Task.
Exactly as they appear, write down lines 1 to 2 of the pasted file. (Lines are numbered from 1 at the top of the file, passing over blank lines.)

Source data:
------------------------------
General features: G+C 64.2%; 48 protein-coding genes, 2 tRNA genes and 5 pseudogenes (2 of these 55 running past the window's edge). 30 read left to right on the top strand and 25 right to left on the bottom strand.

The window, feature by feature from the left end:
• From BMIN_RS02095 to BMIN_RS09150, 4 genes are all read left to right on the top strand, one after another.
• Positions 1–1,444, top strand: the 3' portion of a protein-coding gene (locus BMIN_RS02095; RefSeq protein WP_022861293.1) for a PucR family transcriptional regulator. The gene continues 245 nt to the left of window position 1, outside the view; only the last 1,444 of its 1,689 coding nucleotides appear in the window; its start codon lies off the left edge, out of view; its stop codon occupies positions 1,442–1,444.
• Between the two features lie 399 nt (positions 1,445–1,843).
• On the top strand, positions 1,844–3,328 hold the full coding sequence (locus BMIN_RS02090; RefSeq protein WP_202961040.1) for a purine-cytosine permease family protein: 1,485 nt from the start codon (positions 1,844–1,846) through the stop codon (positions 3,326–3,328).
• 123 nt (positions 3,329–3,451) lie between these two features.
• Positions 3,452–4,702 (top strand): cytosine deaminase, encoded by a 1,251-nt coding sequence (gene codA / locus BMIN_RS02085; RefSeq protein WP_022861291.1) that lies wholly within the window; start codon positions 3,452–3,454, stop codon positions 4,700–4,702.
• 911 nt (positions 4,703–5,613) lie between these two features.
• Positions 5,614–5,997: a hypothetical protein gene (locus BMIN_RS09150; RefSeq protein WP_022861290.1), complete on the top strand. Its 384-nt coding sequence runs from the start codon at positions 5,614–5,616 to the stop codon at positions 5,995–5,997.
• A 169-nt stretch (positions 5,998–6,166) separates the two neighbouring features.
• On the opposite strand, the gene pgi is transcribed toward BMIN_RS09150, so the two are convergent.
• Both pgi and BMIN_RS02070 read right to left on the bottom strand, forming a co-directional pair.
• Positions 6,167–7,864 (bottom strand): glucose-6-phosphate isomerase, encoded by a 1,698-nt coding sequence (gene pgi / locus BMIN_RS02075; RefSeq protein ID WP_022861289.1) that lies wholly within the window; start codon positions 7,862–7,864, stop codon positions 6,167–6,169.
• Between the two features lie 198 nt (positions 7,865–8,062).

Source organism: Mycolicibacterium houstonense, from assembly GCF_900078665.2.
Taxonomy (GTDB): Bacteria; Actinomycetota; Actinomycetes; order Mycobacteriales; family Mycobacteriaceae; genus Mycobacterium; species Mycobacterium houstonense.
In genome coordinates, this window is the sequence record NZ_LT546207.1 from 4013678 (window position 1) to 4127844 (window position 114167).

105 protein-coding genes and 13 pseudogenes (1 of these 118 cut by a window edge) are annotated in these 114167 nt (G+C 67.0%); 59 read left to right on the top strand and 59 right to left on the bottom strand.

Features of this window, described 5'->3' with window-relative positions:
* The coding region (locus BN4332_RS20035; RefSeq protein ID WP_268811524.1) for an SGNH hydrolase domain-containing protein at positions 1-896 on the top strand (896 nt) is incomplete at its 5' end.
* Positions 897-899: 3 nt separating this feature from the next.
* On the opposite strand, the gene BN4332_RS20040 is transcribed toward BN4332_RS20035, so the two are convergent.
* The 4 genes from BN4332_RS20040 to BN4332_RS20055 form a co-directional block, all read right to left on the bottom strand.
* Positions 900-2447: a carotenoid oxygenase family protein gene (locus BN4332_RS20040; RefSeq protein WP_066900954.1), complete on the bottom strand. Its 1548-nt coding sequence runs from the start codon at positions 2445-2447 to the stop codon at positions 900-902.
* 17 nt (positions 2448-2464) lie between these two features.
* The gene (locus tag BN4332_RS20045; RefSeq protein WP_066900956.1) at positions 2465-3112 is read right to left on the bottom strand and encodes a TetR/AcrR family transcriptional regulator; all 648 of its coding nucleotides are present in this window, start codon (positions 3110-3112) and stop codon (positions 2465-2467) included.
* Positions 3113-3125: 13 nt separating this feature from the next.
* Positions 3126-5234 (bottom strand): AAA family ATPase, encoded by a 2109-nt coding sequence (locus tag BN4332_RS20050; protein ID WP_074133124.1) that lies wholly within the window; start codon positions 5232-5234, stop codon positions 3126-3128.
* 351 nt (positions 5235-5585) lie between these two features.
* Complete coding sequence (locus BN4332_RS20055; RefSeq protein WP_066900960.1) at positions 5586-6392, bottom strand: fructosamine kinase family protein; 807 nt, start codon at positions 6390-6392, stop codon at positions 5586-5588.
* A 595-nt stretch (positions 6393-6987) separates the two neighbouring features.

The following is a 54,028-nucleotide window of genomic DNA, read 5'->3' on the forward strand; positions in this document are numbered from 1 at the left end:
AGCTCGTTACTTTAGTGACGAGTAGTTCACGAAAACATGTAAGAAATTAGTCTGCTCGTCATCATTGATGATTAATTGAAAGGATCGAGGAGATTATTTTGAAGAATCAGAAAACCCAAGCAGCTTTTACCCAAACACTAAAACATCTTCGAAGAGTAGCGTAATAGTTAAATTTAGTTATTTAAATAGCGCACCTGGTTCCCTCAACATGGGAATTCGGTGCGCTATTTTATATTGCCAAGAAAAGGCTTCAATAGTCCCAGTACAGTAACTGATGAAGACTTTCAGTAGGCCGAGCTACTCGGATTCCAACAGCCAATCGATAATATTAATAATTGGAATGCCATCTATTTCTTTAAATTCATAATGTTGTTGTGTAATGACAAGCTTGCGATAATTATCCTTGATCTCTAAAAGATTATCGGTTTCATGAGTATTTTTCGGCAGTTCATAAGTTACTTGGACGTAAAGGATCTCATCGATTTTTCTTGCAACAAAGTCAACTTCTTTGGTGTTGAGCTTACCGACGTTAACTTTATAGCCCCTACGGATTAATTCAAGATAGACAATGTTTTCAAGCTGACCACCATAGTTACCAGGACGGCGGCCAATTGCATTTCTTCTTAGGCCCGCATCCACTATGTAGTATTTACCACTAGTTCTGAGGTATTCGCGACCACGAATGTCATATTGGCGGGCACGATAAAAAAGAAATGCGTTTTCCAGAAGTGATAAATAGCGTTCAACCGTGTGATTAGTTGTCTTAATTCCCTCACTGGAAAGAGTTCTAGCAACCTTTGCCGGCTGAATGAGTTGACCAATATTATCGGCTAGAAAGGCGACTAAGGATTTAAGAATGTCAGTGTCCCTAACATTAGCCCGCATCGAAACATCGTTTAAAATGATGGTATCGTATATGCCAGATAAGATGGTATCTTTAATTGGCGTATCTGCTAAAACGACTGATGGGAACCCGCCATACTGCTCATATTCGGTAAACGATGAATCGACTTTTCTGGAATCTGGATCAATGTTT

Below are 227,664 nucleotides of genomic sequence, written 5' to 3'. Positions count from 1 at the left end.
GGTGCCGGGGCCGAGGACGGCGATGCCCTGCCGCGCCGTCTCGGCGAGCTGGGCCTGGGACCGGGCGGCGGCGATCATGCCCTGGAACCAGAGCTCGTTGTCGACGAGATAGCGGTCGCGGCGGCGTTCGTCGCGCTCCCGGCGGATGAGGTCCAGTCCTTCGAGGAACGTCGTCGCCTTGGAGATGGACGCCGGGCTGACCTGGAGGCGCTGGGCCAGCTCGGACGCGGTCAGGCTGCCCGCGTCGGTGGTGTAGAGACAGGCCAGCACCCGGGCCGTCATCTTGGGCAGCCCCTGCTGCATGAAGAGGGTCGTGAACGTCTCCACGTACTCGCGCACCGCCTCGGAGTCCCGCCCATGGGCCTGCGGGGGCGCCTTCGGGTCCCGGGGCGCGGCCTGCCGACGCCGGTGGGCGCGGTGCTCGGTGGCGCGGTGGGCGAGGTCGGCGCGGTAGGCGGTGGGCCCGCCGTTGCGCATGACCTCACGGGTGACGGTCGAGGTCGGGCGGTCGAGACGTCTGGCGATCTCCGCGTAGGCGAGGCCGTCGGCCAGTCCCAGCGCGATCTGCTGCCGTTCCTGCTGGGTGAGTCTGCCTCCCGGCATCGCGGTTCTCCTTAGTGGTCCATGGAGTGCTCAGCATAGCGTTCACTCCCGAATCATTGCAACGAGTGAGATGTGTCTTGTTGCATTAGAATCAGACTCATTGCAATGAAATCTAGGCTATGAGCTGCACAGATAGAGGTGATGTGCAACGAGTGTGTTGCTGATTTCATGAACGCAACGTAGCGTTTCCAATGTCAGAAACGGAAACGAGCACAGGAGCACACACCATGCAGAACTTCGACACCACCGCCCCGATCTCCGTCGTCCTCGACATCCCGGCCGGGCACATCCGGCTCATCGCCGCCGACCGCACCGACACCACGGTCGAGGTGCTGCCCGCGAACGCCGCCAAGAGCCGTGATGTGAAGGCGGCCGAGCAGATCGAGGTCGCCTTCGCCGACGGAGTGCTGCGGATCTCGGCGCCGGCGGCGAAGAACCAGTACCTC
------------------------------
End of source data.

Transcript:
General features: G+C 64.2%; 48 protein-coding genes, 2 tRNA genes and 5 pseudogenes (2 of these 55 running past the window's edge). 30 read left to right on the top strand and 25 right to left on the bottom strand.

The window, feature by feature from the left end: